Ownership is hard. It requires the ability to accept responsibility, make decisions and commit resources. If you don’t like hard work, risk, working with others in a team or accountability, don’t become an owner.
For most families, the succession planning conversation will involve issues such as equal versus fair, decision-making authority and fair pay. These pervasive topics can have a paralyzing effect in achieving a successful outcome.
But the answers to an owner’s concerns may be simpler than you think. Although each situation is unique, there are a number of factors most owners will need to consider.
The following 10 questions may help align your goals:
1. Do you have sufficient resources to fund retirement if the business is transferred during your lifetime?
- If not, you may need to retain a business interest, receive some income in return for equity or both.
2. Do you want the active children to receive the business in case of premature death (before retirement)?
- If so, are sufficient resources available to provide financial security for your spouse and dependents?
- If not, you may consider a sale or redemption of the business in case of premature death.
3. Will a transfer of the business to the active children create conflict among the children if the inactive children do not receive a share of your wealth until the estate is settled?
- If so, you may consider transferring ownership to the active children and other assets to the inactive children at the same time.
- Alternatively, you may consider allowing the active children to purchase ownership on favorable terms.
4. If there are multiple children who are active in the business, are they capable of working harmoniously with each other?
- Or, will it be necessary to transfer a controlling interest to one?
5. Are the children who are active in the business capable of running it, or should transitional management options be considered?
- Transitional management may also be considered if you have minor children who are not prepared for leadership, who have not yet made a career decision or both.
6. Are your children married?
- You may consider making transfers of business assets to a trust for the benefit of the child or putting restrictions on a person’s ability to sell the stock, such as a right of first refusal or a mandatory redemption.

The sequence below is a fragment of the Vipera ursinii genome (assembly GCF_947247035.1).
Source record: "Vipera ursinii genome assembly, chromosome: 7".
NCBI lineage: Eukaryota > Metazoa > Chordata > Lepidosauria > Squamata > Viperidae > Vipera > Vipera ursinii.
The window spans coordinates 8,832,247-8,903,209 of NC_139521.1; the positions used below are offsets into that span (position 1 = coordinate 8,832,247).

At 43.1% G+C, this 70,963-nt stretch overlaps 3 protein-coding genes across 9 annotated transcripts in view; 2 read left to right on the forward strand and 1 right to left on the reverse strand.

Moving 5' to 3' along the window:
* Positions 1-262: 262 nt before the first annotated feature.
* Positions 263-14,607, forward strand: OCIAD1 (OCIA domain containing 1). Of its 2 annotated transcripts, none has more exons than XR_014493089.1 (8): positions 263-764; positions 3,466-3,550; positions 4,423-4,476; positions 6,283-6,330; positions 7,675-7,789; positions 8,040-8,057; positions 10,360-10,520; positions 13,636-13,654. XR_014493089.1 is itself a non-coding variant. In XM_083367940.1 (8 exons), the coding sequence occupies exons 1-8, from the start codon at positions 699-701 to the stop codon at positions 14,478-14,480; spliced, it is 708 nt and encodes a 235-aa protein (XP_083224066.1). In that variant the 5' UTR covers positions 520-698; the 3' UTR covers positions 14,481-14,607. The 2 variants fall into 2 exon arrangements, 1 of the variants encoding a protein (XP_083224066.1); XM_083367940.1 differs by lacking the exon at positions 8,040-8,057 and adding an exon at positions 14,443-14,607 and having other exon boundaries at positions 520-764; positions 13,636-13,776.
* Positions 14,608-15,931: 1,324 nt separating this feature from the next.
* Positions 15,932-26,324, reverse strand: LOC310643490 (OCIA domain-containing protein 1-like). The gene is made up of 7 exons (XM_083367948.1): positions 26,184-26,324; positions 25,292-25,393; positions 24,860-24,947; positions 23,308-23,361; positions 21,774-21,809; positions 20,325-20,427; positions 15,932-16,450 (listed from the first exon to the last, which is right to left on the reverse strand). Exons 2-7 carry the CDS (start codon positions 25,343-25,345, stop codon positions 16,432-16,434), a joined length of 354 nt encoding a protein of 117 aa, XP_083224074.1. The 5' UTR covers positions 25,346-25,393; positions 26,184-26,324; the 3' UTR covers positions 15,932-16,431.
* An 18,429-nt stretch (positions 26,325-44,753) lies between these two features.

- Another important consideration is make a well-written buy/sell agreement that protects ownership in the business from the fallout of an unpleasant divorce settlement.
7. Do the active children want to continue the business?
- If not, then selling the operation to a third party, such as a loyal employee or outside buyer, may be the best course of action.
8. Are the inactive children in the family comfortable not receiving an interest in the business?
- If the company has the potential to go public or there is a possibility for significant appreciation in value, the inactive children may wish to attain and hold a non-controlling interest in the business.
9. Do business-related financial discussions, management concerns and personnel matters blur the lines between family issues and business decisions?
- If so, you may consider establishing a family council to provide a governance structure to better manage the family/business issues.
10. For children not active in the family business, are you sure they chose not to be involved or have they simply been overlooked?
- Although it may seem obvious, some family members who are not involved have not been asked or don’t know who to ask.
A good question can be more informative than the right answer. Using focused inquiries to learn more about the issues can help you achieve your succession planning dreams.
Kevin Spafford serves as Farm Journal Media’s succession planning expert. His firm, Legacy by Design, guides agribusiness owners through the succession planning process. Send questions to Legacy by Design, 2550 Lakewest Drive, Suite 10, Chico, CA 95928, (877) 523-7411 or firstname.lastname@example.org.